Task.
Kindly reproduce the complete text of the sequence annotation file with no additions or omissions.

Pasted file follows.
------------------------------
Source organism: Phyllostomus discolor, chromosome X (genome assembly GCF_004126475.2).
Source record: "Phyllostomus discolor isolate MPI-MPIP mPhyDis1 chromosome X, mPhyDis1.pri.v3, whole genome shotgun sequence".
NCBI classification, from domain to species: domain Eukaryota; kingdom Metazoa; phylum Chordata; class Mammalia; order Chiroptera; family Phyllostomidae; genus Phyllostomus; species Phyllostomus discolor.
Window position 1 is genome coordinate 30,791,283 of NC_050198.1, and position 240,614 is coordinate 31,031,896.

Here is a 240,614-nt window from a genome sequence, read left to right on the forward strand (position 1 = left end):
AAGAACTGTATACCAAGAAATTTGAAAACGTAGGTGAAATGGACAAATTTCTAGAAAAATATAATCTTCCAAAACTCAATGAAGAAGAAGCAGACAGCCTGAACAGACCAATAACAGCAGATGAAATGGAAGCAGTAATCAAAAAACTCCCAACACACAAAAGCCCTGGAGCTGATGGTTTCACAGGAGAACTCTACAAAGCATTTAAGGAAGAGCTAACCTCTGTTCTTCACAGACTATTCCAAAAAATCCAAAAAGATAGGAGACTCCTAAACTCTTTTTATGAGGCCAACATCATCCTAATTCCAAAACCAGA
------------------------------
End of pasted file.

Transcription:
Source organism: Phyllostomus discolor, chromosome X (genome assembly GCF_004126475.2).
Source record: "Phyllostomus discolor isolate MPI-MPIP mPhyDis1 chromosome X, mPhyDis1.pri.v3, whole genome shotgun sequence".
NCBI classification, from domain to species: domain Eukaryota; kingdom Metazoa; phylum Chordata; class Mammalia; order Chiroptera; family Phyllostomidae; genus Phyllostomus; species Phyllostomus discolor.
Window position 1 is genome coordinate 30,791,283 of NC_050198.1, and position 240,614 is coordinate 31,031,896.

Here is a 240,614-nt window from a genome sequence, read left to right on the forward strand (position 1 = left end):
AAGAACTGTATACCAAGAAATTTGAAAACGTAGGTGAAATGGACAAATTTCTAGAAAAATATAATCTTCCAAAACTCAATGAAGAAGAAGCAGACAGCCTGAACAGACCAATAACAGCAGATGAAATGGAAGCAGTAATCAAAAAACTCCCAACACACAAAAGCCCTGGAGCTGATGGTTTCACAGGAGAACTCTACAAAGCATTTAAGGAAGAGCTAACCTCTGTTCTTCACAGACTATTCCAAAAAATCCAAAAAGATAGGAGACTCCTAAACTCTTTTTATGAGGCCAACATCATCCTAATTCCAAAACCAGA